John McCain — Isakson: ‘Anybody who in any way tarnishes the reputation of John McCain deserves a whipping.’ Deal: Flags at half-staff until his burial. Trump relents: ‘Despite our differences on policy and politics, I respect Sen. John McCain’s service to our country.’  McCain’s own farewell.

John McCain — Isakson: ‘Anybody who in any way tarnishes the reputation of John McCain deserves a whipping.’ Deal: Flags at half-staff until his burial. Trump relents: ‘Despite our differences on policy and politics, I respect Sen. John McCain’s service to our country.’ McCain’s own farewell.

A takeout from U.S. Sen. Johnny Isakson’s reflections on his fallen friend, John McCain:  “Anybody who in any way tarnishes the reputation of John McCain deserves a whipping. Because most of the ones who would do the wrong thing about John McCain didn’t have the guts to do the right thing when it was their turn.”


Gov. Nathan Deal: “As a mark of respect for the memory and honorable service of Sen. John McCain, flags will fly at half-staff until sunset on the day of his interment. We join the nation in mourning the loss of this American hero and distinguished public servant.”


Monday afternoon, after the flags at the White House had been raised to full staff, engaging a firestorm, this statement from the White House:

“Despite our differences on policy and politics, I respect Senator John McCain’s service to our country and, in his honor, have signed a proclamation to fly the flag of the United States at half-staff until the day of his interment.

“I have asked Vice President Mike Pence to offer an address at the ceremony honoring Senator McCain at the United States Capitol this Friday.

“At the request of the McCain family, I have also authorized military transportation of Senator McCain’s remains from Arizona to Washington, D.C., military pallbearers and band support, and a horse and caisson transport during the service at the United States Naval Academy.

“Finally, I have asked General John Kelly, Secretary James Mattis, and Ambassador John Bolton to represent my Administration at his services.”


U.S. Sen. John McCain. (CNN photo)

John McCain’s farewell statement to the nation:

My fellow Americans, whom I have gratefully served for sixty years, and especially my fellow Arizonans,

Thank you for the privilege of serving you and for the rewarding life that service in uniform and in public office has allowed me to lead. I have tried to serve our country honorably. I have made mistakes, but I hope my love for America will be weighed favorably against them.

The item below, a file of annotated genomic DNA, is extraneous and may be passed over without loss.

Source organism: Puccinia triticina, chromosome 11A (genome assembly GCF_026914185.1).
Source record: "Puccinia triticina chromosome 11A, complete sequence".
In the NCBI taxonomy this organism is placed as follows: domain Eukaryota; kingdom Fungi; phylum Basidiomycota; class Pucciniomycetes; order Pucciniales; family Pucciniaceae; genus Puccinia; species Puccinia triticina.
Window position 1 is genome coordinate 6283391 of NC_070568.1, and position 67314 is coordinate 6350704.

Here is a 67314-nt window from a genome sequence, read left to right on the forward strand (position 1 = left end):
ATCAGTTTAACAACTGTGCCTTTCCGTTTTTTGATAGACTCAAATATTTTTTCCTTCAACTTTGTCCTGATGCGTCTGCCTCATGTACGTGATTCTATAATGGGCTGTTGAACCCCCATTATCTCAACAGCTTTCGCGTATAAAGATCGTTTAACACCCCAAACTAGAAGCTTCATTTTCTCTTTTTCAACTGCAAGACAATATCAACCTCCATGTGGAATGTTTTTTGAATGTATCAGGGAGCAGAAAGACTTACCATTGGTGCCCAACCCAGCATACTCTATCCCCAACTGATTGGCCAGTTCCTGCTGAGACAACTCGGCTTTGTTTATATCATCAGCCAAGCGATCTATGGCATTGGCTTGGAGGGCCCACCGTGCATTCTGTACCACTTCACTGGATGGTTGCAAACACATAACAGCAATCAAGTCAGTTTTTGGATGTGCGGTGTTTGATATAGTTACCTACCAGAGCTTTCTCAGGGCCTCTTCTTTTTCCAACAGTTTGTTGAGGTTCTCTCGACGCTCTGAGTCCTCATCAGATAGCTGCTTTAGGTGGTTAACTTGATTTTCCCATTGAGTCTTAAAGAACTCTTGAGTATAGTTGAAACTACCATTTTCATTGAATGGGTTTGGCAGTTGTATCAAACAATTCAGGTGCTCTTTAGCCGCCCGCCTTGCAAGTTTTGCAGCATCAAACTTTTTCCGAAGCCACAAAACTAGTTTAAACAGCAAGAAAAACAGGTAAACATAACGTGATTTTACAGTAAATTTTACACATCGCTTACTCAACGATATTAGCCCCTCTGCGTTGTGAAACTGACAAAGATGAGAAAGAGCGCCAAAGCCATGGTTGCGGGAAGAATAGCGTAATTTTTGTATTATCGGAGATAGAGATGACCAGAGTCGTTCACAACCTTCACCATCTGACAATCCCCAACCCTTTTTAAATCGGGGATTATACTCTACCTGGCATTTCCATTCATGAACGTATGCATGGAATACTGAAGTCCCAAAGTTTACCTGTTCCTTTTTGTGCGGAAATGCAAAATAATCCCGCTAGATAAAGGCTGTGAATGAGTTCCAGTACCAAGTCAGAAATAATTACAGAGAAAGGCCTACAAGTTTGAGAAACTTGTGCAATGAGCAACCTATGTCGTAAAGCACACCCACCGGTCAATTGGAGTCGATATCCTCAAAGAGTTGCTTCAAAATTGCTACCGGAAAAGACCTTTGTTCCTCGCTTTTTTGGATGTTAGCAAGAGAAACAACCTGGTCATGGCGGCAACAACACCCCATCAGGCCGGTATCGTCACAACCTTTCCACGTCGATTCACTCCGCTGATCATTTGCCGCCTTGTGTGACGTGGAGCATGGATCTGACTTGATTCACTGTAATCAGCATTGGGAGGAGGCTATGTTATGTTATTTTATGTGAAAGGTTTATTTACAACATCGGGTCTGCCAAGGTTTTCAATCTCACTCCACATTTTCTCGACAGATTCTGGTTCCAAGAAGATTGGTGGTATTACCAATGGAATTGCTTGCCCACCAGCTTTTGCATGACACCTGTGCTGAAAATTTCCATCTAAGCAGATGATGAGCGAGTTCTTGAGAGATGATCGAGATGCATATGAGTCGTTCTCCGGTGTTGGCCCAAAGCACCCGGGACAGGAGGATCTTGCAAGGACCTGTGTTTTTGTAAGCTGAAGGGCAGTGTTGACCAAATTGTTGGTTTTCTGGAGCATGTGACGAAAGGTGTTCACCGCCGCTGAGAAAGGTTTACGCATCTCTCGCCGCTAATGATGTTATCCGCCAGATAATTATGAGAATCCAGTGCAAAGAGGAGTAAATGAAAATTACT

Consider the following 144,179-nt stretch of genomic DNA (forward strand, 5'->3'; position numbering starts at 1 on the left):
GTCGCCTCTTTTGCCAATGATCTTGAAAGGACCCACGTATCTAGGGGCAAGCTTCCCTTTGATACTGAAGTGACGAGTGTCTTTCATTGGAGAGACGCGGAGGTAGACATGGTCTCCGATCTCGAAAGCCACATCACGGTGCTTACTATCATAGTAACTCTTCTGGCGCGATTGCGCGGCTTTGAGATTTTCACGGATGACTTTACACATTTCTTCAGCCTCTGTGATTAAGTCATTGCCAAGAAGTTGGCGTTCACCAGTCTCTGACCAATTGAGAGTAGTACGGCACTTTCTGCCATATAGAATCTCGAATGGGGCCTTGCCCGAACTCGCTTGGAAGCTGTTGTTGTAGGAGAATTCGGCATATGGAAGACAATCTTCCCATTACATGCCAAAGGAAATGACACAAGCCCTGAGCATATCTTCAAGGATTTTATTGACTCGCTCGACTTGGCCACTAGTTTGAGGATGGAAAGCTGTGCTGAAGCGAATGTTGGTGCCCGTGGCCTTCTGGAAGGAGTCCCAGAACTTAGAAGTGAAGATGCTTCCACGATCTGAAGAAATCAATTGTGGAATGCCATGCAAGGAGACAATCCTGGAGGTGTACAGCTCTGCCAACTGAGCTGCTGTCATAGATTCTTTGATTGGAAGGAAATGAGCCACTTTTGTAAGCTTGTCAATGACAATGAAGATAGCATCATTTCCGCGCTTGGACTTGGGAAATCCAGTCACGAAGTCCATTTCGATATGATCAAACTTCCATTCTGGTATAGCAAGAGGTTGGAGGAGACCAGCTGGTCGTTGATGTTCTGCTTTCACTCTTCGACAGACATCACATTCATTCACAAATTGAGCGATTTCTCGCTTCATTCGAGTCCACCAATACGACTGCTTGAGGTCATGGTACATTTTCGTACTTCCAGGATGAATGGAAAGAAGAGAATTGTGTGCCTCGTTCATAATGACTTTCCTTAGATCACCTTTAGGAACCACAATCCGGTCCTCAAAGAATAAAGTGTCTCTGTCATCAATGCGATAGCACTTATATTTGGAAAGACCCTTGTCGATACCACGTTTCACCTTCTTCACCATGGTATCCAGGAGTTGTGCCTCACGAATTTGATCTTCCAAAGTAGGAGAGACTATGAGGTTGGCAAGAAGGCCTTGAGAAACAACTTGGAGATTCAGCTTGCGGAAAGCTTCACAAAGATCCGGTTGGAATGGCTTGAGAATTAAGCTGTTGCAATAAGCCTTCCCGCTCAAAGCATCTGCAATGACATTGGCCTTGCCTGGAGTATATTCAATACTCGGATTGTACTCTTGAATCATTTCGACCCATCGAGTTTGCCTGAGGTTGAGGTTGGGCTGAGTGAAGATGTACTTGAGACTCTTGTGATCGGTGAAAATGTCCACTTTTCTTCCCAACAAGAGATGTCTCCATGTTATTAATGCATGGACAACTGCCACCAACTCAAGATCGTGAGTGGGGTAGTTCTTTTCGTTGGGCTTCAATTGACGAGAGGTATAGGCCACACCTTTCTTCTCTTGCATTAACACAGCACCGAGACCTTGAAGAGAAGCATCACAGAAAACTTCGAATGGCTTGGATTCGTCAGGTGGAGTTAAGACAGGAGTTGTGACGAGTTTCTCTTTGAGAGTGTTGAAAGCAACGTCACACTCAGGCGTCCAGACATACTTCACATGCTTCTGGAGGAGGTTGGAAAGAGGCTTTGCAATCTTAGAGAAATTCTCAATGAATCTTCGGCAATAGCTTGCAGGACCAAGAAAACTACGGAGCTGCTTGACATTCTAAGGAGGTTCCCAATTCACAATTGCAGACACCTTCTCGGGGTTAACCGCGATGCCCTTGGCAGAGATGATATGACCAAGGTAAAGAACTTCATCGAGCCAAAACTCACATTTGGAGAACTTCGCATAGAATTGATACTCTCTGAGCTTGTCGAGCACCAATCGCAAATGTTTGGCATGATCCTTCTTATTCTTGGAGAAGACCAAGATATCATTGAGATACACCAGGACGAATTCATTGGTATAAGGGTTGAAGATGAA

I have often observed that I am the luckiest person on earth. I feel that way even now as I prepare for the end of my life. I have loved my life, all of it. I have had experiences, adventures and friendships enough for ten satisfying lives, and I am so thankful. Like most people, I have regrets. But I would not trade a day of my life, in good or bad times, for the best day of anyone else’s.

I owe that satisfaction to the love of my family. And I owe it to America. To be connected to America’s causes – liberty, equal justice, respect for the dignity of all people – brings happiness more sublime than life’s more fleeting pleasures. Our identities and sense of worth are not circumscribed but enlarged by serving good causes bigger than ourselves.

“Fellow Americans” — that association has meant more to me than any other. I lived and died a proud American. We are citizens of the world’s greatest republic, a nation of ideals, not blood and soil. We are blessed and are a blessing to humanity when we uphold and advance those ideals at home and in the world. We have helped liberate more people from tyranny and poverty than ever before in history. We have acquired great wealth and power in the process.

We weaken our greatness when we confuse our nationalism with tribal rivalries that have sown resentment and hatred and violence in all the corners of the globe. We weaken it when we hide behind walls, rather than tear them down, when we doubt the power of our ideals, rather than trust them to be the great force for change they have always been.

We are three-hundred-and-twenty-five million opinionated, vociferous individuals. We argue and compete and sometimes even vilify each other in our raucous public debates. But we have always had so much more in common with each other than in disagreement. If only we remember that and give each other the benefit of the presumption that we all love our country, we will get through these challenging times. We will come through them stronger than before. We always do.

Ten years ago, I had the privilege to concede defeat in the election for president. I want to end my farewell to you with the heartfelt faith in Americans that I felt so powerfully that evening.

I feel it powerfully still.

Do not despair of our present difficulties but believe always in the promise and greatness of America, because nothing is inevitable here. Americans never quit. We never surrender. We never hide from history. We make history.

Farewell, fellow Americans. God bless you, and God bless America.

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